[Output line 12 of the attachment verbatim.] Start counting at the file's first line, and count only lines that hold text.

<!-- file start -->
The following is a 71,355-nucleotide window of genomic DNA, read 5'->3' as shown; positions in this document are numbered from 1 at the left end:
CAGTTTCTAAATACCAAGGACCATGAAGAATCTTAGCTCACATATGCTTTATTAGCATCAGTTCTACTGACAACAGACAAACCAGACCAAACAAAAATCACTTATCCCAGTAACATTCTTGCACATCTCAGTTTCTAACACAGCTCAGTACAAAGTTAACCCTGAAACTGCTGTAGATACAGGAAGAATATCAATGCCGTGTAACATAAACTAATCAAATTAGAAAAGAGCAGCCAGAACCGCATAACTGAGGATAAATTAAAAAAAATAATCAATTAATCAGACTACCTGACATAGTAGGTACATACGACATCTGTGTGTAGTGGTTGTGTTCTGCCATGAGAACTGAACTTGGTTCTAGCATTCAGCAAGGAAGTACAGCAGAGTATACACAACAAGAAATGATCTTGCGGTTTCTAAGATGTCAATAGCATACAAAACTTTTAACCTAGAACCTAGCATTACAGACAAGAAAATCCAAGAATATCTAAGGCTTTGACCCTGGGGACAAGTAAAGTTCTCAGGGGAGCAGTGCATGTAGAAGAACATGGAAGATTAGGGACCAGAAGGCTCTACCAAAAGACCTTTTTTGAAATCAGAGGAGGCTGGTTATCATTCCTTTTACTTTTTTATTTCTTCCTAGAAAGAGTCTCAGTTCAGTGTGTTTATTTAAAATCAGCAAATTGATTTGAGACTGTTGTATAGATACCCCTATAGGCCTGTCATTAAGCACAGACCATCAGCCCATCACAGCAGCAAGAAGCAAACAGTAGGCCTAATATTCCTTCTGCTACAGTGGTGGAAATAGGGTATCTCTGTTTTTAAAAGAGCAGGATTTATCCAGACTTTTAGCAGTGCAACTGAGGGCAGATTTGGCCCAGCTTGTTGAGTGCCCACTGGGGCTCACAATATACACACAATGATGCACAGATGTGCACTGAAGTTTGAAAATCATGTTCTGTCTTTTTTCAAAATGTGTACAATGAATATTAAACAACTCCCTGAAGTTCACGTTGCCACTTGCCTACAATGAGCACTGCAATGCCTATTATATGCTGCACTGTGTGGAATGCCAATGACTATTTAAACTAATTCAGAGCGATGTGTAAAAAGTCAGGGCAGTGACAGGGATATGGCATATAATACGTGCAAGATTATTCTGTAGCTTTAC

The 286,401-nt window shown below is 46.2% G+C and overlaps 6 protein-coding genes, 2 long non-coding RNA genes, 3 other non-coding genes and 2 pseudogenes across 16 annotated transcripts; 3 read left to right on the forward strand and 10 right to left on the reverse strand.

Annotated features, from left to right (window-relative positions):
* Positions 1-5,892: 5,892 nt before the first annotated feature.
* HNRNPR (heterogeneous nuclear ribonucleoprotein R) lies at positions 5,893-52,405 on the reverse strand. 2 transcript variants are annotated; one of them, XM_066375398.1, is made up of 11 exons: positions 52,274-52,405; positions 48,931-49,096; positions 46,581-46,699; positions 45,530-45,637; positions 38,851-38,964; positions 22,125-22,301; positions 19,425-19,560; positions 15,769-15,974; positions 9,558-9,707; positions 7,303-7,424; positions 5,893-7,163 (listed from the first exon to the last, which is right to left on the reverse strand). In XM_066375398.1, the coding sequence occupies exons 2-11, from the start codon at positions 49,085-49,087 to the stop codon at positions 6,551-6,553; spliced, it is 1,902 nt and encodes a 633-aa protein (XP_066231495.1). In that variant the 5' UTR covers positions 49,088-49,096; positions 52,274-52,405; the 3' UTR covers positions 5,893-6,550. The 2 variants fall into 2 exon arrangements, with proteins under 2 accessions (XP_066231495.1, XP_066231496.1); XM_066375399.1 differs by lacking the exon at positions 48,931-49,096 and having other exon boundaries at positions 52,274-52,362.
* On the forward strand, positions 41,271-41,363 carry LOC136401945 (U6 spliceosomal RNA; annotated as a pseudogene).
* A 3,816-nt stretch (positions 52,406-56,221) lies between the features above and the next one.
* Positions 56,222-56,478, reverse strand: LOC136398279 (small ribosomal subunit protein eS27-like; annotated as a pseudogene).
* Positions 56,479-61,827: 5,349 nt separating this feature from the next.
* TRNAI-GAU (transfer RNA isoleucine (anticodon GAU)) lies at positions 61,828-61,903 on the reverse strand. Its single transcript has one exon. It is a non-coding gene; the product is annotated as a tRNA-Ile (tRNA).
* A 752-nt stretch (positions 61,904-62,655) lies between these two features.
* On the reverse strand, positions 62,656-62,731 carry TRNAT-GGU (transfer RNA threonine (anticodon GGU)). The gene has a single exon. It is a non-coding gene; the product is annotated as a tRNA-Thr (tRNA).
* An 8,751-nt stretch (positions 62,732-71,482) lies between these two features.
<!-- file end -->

* A 752-nt stretch (positions 61,904-62,655) lies between these two features.